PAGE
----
The "server" also includes another site where to upload daily keys after diagnosis. As this operation is (hopefully) rare, there is no need for a third party service for this operation. Essentially, a diagnosed user is in contact with the public health authorities which give them an access code, called covidcode, of 12 decimal digits. With this 12 decimal digit, the app gets from another server another code (namely, a JWT code) which allows the app to upload the daily keys on the server.

One problem is that the network sees all requests to the server made by the app and can possibly identify the phone. One trick to protect privacy is to make "fake" queries once a while at random. Queries are encrypted, so the network cannot see if they are fake or real.

What the app is doing. We can list the roles of the app below.

Except for the decision to notify, the app is not processing any data. It is only passing information between the GAEN, the servers, and the user.

Effectiveness

Regarding the ability of SwissCovid to capture close-enough and long-enough encounters, we can just observe that it is a controversial topic. (We can see discussions here and there.) Lots of tests were made during the design of SwissCovid. We have not seen any result about it. However, some independent project observed on June 26 that capturing those encounters does not work in a tram. Like other results in this field, this result has not been confirmed or denied by peers. However, we can see that the radius for contact detection in SwissCovid was increased on July 6, as explained in the following article. It was increased again on September 11 as explained by FOPH. Increasing this distance has no impact on the previous computation which assumed that encounters are always captured. However, it may increase the number of false at-risk notifications which we do not know, and henceforth the number of quarantines. A document from FOPH explains the impact on those parameters in exposure notification. There, we can read that in a lab experiment, the probability that SwissCovid thinks of a close proximity (attenuation less than 55dB) when the distance is 1.5m is 57.3%. When the distance is 3m, this probability becomes 45.6%. So, the difference it makes between 1.5m and 3m is tiny.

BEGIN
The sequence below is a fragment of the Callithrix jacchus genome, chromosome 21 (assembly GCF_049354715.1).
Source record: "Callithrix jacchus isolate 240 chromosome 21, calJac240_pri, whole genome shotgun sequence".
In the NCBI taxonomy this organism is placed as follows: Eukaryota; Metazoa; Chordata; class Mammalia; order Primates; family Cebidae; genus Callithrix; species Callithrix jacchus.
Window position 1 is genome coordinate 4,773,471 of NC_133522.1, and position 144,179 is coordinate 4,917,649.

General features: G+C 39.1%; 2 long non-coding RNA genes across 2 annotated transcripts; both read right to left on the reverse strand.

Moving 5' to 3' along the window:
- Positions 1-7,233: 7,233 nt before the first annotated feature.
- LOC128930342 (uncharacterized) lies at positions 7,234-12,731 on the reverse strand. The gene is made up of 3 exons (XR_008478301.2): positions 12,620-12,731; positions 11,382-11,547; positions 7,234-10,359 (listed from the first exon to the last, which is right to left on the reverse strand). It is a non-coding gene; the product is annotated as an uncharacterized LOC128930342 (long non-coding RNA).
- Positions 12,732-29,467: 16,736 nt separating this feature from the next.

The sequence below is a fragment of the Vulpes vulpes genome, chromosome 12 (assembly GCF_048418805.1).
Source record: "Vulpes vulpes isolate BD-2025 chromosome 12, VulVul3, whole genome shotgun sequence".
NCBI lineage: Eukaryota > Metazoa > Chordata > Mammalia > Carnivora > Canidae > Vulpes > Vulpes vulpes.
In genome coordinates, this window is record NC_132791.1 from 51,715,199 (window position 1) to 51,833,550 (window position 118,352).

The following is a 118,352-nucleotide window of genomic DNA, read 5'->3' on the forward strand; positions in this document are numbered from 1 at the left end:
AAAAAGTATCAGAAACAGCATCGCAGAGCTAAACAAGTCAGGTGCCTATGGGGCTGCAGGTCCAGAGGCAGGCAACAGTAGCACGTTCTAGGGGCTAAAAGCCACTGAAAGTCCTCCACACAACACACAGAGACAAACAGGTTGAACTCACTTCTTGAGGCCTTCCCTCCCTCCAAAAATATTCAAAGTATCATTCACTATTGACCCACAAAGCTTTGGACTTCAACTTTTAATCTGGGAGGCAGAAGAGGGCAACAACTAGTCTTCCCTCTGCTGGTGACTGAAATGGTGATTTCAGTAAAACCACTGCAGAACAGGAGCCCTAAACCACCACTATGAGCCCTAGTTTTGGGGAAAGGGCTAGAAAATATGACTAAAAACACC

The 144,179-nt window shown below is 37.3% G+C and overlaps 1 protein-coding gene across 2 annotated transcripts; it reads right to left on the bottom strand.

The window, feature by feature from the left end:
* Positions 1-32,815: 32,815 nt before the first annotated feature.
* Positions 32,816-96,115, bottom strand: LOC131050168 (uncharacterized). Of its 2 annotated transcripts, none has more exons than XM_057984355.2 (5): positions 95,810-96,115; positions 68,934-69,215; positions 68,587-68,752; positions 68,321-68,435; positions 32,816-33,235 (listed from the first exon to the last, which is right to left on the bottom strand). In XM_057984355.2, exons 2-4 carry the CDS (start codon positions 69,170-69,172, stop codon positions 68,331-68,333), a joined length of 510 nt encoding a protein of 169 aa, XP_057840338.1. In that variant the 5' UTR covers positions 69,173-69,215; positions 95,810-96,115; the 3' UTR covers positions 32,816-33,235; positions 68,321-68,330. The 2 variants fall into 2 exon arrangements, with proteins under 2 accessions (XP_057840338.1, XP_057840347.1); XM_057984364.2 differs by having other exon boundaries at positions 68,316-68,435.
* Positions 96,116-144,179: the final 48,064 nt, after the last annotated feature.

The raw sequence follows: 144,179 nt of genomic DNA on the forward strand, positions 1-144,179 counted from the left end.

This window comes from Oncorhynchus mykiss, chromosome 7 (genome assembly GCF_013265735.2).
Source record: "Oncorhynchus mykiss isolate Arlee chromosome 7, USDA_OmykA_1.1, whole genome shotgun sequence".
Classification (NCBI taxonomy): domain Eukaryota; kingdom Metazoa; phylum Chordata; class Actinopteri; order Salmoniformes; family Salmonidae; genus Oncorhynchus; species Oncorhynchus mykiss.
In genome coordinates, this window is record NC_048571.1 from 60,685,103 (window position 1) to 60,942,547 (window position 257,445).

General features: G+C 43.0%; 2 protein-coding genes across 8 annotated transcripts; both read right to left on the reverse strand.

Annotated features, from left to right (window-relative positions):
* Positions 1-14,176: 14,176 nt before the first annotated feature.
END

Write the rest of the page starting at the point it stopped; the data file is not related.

Usefulness

To know if SwissCovid is useful at all, we should wonder how many people satisfy all following criteria: In any other case, either SwissCovid does not notify, or the notification is not taken into account, or it was a false alarm, or it was not telling any new information. Those cases can only be measured by appropriate surveys from the health authorities. It is not available at the moment. Hence, we shall look at other metrics.

The usefulness of SwissCovid can be analyzed with several factors. First of all, FOPH reports to FSO an estimate for the number of "SwissCovid activations" per day as well as the number of entered covidcodes and a number of downloads. FOPH also reports the number of COVID-positive cases in Switzerland.

Second, we can compare the number of reported keys to the server and the official number of diagnosed cases in Switzerland. The site below is comparing the data we obtain from several countries which use GAEN-based contact tracing. We should keep in mind that a diagnosed user typically reports keys for the previous few days. We should also be careful that FOPH was inserting 10 fake keys every day to "exercise" the software until July 17. We could see that since end of September, Switzerland is the only country (together with Spain and Guam) not to report statistics during weekends.